The coronavirus crisis could leave the next generation of retirees significantly poorer and sicker, according to research commissioned by the Centre for Ageing Better.
The research, carried out by Ipsos Mori, found that the pandemic risks creating a “lost generation” of older people entering retirement in poor health and without enough money to support themselves in retirement.
Almost half of people in their 50s and 60s believe their financial circumstances will worsen over the next year, and many report that their physical and mental health has deteriorated during lockdown, according to the research.
“These figures are deeply worrying. If this generation continues to be an afterthought in the coronavirus recovery, we will see a lost generation entering retirement in poorer health and worse financial circumstances than those before them,” said Anna Dixon, the chief executive at the Centre for Ageing Better.
People over 60 or with health issues should wear a medical-grade mask when they are out and cannot socially distance, according to new guidance from the World Health Organization, while all others should wear a three-layer fabric mask.
The WHO guidance, announced on 5 June, is a result of research commissioned by the organisation. It is still unknown whether the wearers of masks are protected, say its experts, but the new design it advocates does give protection to other people if properly used.
The WHO says masks should be made of three layers – with cotton closest to the face, followed by a polypropylene layer and then a synthetic layer that is fluid-resistant. These are no substitute for physical distancing and hand hygiene, it says, but should be worn in situations where distancing is difficult, such as on public transport and at mass demonstrations.
The WHO has been reluctant to commit to recommending face coverings, firstly because the evidence on whether they offer any protection to the public is limited and – more importantly – because it was afraid it would lead to shortages of medical-grade masks for health workers.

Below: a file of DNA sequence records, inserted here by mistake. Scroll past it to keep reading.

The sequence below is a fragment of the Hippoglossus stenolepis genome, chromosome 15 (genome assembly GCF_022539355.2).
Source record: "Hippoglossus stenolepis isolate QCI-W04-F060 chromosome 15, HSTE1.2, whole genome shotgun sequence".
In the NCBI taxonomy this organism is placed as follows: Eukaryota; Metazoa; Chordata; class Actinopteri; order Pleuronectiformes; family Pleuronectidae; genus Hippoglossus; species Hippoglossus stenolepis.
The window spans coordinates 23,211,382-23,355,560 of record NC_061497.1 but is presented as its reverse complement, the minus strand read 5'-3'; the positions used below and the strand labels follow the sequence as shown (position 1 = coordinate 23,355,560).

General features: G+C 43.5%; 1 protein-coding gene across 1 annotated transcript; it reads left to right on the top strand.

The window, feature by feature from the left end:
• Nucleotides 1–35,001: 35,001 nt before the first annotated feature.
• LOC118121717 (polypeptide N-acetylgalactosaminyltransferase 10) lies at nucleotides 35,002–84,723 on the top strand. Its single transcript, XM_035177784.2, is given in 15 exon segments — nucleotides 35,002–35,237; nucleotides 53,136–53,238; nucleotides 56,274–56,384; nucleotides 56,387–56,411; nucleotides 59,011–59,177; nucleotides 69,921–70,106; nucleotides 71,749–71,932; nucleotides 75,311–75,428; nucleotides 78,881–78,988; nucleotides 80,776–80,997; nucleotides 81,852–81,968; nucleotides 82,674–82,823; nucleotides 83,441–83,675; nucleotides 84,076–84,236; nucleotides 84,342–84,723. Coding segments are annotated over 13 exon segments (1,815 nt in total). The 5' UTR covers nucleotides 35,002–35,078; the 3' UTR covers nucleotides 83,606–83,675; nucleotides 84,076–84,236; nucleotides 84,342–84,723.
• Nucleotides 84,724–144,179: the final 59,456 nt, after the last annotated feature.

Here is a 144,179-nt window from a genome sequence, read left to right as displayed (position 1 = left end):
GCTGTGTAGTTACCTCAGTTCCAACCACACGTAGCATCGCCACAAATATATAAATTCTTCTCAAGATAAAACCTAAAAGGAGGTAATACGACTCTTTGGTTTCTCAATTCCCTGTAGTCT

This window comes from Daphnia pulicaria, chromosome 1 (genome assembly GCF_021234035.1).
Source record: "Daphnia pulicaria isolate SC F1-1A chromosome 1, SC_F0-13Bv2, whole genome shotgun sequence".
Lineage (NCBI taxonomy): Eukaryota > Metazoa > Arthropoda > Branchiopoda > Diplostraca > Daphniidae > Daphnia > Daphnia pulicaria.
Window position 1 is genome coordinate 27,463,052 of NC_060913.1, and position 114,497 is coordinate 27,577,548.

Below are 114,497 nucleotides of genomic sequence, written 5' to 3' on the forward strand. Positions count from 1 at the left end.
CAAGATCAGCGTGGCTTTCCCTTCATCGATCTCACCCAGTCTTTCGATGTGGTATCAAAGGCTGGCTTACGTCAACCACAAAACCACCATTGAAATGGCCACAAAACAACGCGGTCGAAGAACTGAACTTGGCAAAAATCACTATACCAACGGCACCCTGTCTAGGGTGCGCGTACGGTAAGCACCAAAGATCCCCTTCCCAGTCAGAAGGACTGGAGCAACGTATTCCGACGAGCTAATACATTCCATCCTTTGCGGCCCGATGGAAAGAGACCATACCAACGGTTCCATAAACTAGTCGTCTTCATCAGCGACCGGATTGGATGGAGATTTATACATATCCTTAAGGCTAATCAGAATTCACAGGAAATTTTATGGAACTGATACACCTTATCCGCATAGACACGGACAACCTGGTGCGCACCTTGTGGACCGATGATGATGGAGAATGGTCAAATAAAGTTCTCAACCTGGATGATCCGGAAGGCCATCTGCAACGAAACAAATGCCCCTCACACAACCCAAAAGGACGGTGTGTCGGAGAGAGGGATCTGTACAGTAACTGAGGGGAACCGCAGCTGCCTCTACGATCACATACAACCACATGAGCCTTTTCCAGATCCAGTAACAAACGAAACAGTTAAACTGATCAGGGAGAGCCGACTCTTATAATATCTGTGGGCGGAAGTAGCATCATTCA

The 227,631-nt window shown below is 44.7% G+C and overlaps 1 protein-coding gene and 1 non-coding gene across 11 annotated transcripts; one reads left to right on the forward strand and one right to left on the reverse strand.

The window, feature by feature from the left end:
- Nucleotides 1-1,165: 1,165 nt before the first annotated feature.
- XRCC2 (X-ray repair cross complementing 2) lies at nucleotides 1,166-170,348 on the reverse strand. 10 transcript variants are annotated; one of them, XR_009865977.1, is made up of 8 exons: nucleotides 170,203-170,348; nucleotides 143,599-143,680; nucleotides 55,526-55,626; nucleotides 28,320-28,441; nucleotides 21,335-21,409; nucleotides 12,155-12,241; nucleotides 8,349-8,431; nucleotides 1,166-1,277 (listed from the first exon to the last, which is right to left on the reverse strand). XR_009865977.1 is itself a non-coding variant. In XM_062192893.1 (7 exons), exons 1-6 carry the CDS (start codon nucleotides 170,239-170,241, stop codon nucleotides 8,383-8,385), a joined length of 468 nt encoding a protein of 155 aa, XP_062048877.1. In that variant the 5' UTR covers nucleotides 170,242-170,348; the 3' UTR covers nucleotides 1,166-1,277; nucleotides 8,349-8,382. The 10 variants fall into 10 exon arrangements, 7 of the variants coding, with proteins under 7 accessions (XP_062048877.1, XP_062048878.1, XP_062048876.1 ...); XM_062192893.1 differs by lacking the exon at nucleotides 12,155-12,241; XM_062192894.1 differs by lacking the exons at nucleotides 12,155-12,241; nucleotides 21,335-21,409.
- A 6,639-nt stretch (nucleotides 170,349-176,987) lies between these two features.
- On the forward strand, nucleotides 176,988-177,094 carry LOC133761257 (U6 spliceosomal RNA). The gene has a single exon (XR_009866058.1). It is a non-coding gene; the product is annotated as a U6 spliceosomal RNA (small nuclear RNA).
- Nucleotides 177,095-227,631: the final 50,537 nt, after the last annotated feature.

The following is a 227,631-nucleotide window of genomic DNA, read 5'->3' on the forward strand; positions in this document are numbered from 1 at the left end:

Sarah Boseley Health editor
The analysis shows that a fifth of people in their 50s and 60s have experienced deteriorating physical health during the lockdown period. More than a third say their mental health has worsened.
More than half have had a medical or dental appointment delayed or cancelled, prompting fears that untreated conditions could set back the health of this generation irreparably. Almost 40% of this age group admit to drinking more alcohol and smoking more during lockdown.
The figures also raise concerns that the impact of lockdown could seriously damage this generation’s financial future. Almost half believe that their personal finances will worsen over the next year. Only 39% of those who are currently furloughed, or of working age but not in employment, are confident that they will be employed in the future.
The Centre for Ageing Better is calling for tailored job-seekers support for the over-50s, and a commitment from the government to improving the nation’s health. This, they say, will be essential to protect the financial wellbeing of this age group, who struggle more than any other group to get back into work, and will contribute to the UK’s economic recovery.
“We know that the over-50s already face serious disadvantages in the workforce, are more likely to be made redundant and struggle more than any other group to get back into work once they have fallen out. And yet this group are being ignored when it comes to proposed actions to support the recovery,” added Dixon, author of The Age of Ageing Better?
“At the same time, it’s clear that this group also face serious risks to their health. More than one in five have seen their health deteriorate during lockdown,” she said. “We need to see much stronger action to improve the health of the population and tackle the causes of preventable illness and disability, especially in poorer areas.
Ben Page, the chief executive at Ipsos Mori, said: “This new survey shows how older people have suffered during the Covid-19 crisis – and are likely to suffer afterwards as older workers may – as in 2008 – be more likely to be laid off in the looming recession, and find it harder to get new jobs. It is not just new entrants to the jobs market who will suffer, but also older workers.”
Caroline Abrahams, the charity director at Age UK, said: “We know that lockdown has damaged many older people’s physical and mental health. Many older people are also struggling financially and we have heard from a number of furloughed older workers who are really worried that if they lose their job they will find it impossible to get another one again.”